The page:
TCS reviews middle school proposals

Published 9:14 pm Monday, November 1, 2010

After three hours of presentations from architectural firms, Chreseal Threadgill was ready.

“I’m going to write a $9 million check,” the assistant Troy City Schools Superintendent joked Monday night.

For Threadgill, who only this year moved to the central office from the principal’s office at Charles Henderson Middle School, hearing proposals for a new middle school was exciting; for the members of the school board, the called meeting was almost overwhelming.

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“I’m very impressed with the presentations,” said Dr. Judson Edwards. “They certainly gave us a lot of information.”

Three firms – McKee and Associates; Seay Seay and Litchfield; and Godwin Jones – offered proposals on how the school board could best utilize the $9 million it expects to receive through bond refinancing to construct a much-needed new middle school.

The proposals were as varied as the firms.

McKee and Associates, whose local work includes the Troy Recreation Complex, the Hank Jones Early Education Center at Troy Elementary and Fraternity Village at Troy University, among numerous other projects, brings an extensive background in school construction. “We’ve completed $800 million in school construction since 1981,” said Sewell McKee. “Eighty percent of our work is with school boards in Alabama, and I don’t put that up here to brag, but for a reason.”

McKee said the firm’s extensive experience in designing school buildings would prove cost effective as the school board works through its middle school design. “Our staff is used to putting school buildings together,” he said.

The firm offered a proposal for a new school on a yet-to-be determined site, since the school board has not selected a new site for the facility. The design proposal included two classroom pods, to segregate sixth-graders from seventh- and eighth-graders, complete with separate break areas; a four-sided access opportunity, to allow for eventual growth and bus access; and additional classroom space for growth, as well as a more thoughtful approach to design of science labs and similar facilities. It did not include a football field.

Stressing that the budget set forth by the city schools is extremely tight, McKee responded to a question about “cheapest materials” emphatically. “No sir, I don’t build cheap schools,” he said. “I wouldn’t be asked back if I did. Now cheap and cost-effective are two different words, and you don’t get a job in budget in one big swoop. You do it by micromanaging.”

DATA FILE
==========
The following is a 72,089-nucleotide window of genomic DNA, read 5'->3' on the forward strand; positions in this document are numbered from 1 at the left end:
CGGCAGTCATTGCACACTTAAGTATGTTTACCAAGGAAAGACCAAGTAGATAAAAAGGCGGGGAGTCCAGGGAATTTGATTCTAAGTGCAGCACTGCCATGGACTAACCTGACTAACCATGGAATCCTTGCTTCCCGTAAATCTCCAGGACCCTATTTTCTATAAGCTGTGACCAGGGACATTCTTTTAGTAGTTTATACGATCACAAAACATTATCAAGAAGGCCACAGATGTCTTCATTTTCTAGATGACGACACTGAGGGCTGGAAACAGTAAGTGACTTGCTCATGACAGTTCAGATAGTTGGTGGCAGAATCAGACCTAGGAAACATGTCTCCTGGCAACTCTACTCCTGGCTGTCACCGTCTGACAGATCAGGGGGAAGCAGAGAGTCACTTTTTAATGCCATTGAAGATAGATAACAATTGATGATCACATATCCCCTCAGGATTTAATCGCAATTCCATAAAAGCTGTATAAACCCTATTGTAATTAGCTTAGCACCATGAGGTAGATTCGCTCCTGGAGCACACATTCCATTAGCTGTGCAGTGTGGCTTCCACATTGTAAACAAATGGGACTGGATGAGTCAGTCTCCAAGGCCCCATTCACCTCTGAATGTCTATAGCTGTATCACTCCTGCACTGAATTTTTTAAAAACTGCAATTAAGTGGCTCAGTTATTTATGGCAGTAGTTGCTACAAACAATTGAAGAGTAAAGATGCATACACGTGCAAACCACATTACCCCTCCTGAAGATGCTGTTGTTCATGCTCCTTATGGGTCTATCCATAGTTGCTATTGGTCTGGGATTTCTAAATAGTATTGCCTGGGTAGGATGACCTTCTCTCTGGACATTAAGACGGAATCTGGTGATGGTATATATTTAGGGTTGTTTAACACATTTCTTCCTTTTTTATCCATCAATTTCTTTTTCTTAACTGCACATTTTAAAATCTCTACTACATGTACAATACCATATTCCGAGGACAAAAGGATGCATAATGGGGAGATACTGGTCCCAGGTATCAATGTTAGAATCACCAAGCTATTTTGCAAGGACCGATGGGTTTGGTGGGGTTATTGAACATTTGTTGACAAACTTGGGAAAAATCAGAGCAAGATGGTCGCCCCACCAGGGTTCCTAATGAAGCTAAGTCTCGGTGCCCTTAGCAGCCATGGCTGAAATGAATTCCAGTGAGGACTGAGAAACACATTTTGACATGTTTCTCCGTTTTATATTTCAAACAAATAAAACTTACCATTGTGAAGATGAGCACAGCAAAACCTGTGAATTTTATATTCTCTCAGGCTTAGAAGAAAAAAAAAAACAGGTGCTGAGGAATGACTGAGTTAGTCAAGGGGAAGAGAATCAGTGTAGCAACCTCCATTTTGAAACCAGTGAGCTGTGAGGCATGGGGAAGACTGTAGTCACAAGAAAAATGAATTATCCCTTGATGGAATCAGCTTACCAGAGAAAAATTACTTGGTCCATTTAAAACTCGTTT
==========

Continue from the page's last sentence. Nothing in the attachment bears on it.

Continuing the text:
Frank Litchfield of Seay, Seay and Litchfield offered a more aesthetic approach to the design of the school, emphasizing the firm’s team approach to design; LEEDS certification for energy-efficiency in design; and long-standing relationships with existing school systems, such as Montgomery Academy. The firm also renovated and expanded Ross Hall on the Auburn Campus and recently constructed Blount Elementary in Montgomery, one of five buildings it completed for the Montgomery County Board of Education. The firm also is designing the dining hall on the Troy campus.

“We are client-focused rather than project focused,” he said. “We’re not just trying to get a project from you. We want to develop a relationship.”

The firm presented a proposal for a building designed with large amounts of natural light, including high ceilings in the central hallways; a large common interior break area; and an enhanced cafeteria, as well as plenty of opportunities for additional growth.

“We look forward to working with you and learning more about what you seek in your school,” he said.

Chuck Jones, a principal in Godwin-Jones, has the most recent experience with the school board, his firm having most recently completed the renovation of the National Guard Armory into the central office on the Elba Highway. The firm also oversaw the renovation of the Charles Henderson High School gym, the conversion of Parklane Shopping Center into the CGI Center of Excellence and is the architect for the new Troy Public Library.

The firm brought two proposals: the first for a new school built on a yet-to-be purchased site and the second for a new school built on the existing site. The reason, Jones said, was to minimize on the cost of purchasing land, so that the limited budget funds could be invested in the facility itself.

The Godwin-Jones proposal called for constructing the middle school at the bottom of the hill at the existing property, utilizing the grading to build a two-story structure that would connect to the existing gymnasium and band room.

“We think there is a way to put a full middle school on that site, keep you in school and in your budget, and give you a higher quality building,” he said.

Ultimately, Jones said, “the key with an architect is service … and what we’re telling you is we’re going to offer you a higher level of service.”

Dr. Linda Felton-Smith, superintendent, said the proposals had provided plenty of food for thought. “We want to explore all the options,” she said after the meeting.

The board members will review the options and reconvene, most likely in a called meeting, to discuss and vote, she said.